Henry Hammond of Fillmore County

Henry Hammond, a native of Indiana, went first to Illinois; afterwards coming to Nebraska, and in the fall of 1870 filed on a claim; taking the North West quarter of Section 4. He went east to Nebraska City, where he worked during the winter, and settled on his homestead in the spring of 1871; having only a yoke of oxen and five dollars in money with which to start the new life. Like most of the pioneers he met with many hard experiences, and had many reasons to be discouraged; but he held on with faith and confidence, until finally successful, raising a worthy family and living to an honored old age; the satisfactory results of years of honest toil. Most of his compeers have passed on to their reward.

About one year after he homesteaded, he was married to Catherine (Kate) Drummond, sister to “Pat” Drummond, her sister Margaret being married to Michael Sweeley. These all homesteading about the same time and in the same neighborhood.

In the winter after their marriage they received word that Mrs. Hammond’s sister was very sick; so they set out that same night to learn more about her condition and to give what help was necessary. Having stayed overnight they returned the next morning to find their house had been robbed and burnt down, and they were left with nothing but what they had on. There was abundant evidence that the house had been robbed as well as burned, for several half burnt articles were found in parts of the room out of their proper places, and the fire had been so clever as to completely burn (?) several good sized chunks of meat, without completely burning the wood cask in which they were packed. The culprits were never definitely located; though it was never thought likely that anyone had come all the way from Florida, or any other outlandish place to commit such an outlandish deed upon the struggling poor.

Because of this misfortune many people advised them to give up and return east, but they decided to remain and fight out life’s battle on the claim: believing the day would come when they would have something to call their own.

During that winter he would haul firewood for eight or ten miles having this to do often in the severest weather with no better clothing than his overalls to protect him from the cold. Their daily fare during that time was mostly milk and corn meal, varied only by a change to corn meal and milk. They were thankful to possess a good cow for whose contributions to their bill of fare they were very grateful; the story of which suggests to us the title of an old English book by Leah Richmond, “The Annals of the Poor,” for which Mr. Hammond who is a veteran of the Grand Army of the Republic, said he thought, “The Army rations in war time were never more limited than in this case.”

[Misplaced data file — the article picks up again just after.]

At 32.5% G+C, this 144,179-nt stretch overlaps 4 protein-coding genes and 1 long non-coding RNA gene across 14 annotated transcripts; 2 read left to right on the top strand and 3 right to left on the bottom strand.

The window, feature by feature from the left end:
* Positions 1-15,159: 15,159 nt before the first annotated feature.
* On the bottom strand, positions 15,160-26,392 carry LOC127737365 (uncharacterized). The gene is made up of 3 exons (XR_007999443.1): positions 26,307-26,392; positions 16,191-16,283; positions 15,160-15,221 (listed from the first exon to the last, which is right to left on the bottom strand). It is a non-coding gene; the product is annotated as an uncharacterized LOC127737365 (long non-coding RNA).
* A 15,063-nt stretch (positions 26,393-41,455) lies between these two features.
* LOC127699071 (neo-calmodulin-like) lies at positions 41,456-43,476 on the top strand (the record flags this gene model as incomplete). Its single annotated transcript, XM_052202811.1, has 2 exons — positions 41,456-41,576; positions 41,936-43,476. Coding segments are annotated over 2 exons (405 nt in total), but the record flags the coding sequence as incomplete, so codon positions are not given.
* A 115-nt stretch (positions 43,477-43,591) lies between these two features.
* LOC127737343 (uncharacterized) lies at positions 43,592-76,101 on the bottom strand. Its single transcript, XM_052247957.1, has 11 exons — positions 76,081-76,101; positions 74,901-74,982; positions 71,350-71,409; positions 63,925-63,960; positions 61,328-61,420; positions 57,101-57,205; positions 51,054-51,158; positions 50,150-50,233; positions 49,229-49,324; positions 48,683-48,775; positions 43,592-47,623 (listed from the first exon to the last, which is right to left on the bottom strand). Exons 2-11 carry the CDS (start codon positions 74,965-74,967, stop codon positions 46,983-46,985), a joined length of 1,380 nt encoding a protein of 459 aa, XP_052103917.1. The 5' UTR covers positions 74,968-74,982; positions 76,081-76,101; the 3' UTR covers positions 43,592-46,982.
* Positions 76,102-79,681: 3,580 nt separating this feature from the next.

During the great blizzard, many people in the neighborhood were suffering with the measles, and Mr. Hammond lay sick with the disease at that time. This snow found its way into their house through a crack in the north side of the roof, so gently and imperceptibly, yet definitely accumulating; that by morning there was a wagon load on the floor, the beds were covered, and quite a quantity of water (melted snow) lay in the hollow places of the pillow where the sick man lay. The fires were out and no firewood could be found anywhere, Mrs. Hammond never felt more hopeless or discouraged in her life, but the good Samaritan was soon upon the scene; Michael Sweeley came to the rescue with his arms full of kindling, and in other ways helped to bring about a better state of things. He afterwards had to dig through five feet of snow to recover the Hammond hogs.

A very acceptable and entertaining visitor to the Hammond home in these early days was a little neighbor girl named Jenny Crooker, she was always full of good cheer, and ever considerate of the wellbeing of others. Mr. Hammond had, owing to the unfortunate fire, to wear an old coat a long time and undoubtedly it was none the better for the wearing. On one occasion Jenny with her sister, Grace, was visiting the Hammond home, and Grace, probably for fun, suggested that Mr. Hammond needed a new coat. Jenny instantly defended her friend by saying, “The coat is all right, and so is Henry!”

Many other thoughtful sayings and actions might be recorded regarding this little girl, who, though she lived but a few years; did not fail to have a mission of cheer and kindly service, which makes her memory dear and should be a source of inspiration to those with whom she was acquainted. “Go thou and do likewise!”

The grasshoppers were just as considerate with the Hammond farm as with any in the district. After their visit, sixty rows of corn stalks contained only half a bushel of corn, and it was with perfect satisfaction that Mrs. Hammond hindered them from devouring a quilt that was hanging on the clothes line. A remarkable thing regarding the grasshoppers was their a surviving a heavy hail storm, although they lay so thick everywhere, and the hail came so thick and fast that it could be scooped up by the pail full, it seemed that the hail had not killed one grasshopper. But it was not a “Survival of the fittest.”


Pioneer Stories of the Pioneers of Fillmore and adjoining Counties, by G. R. McKeith, Press of Fillmore County News, Exeter, Nebraska, 1915.

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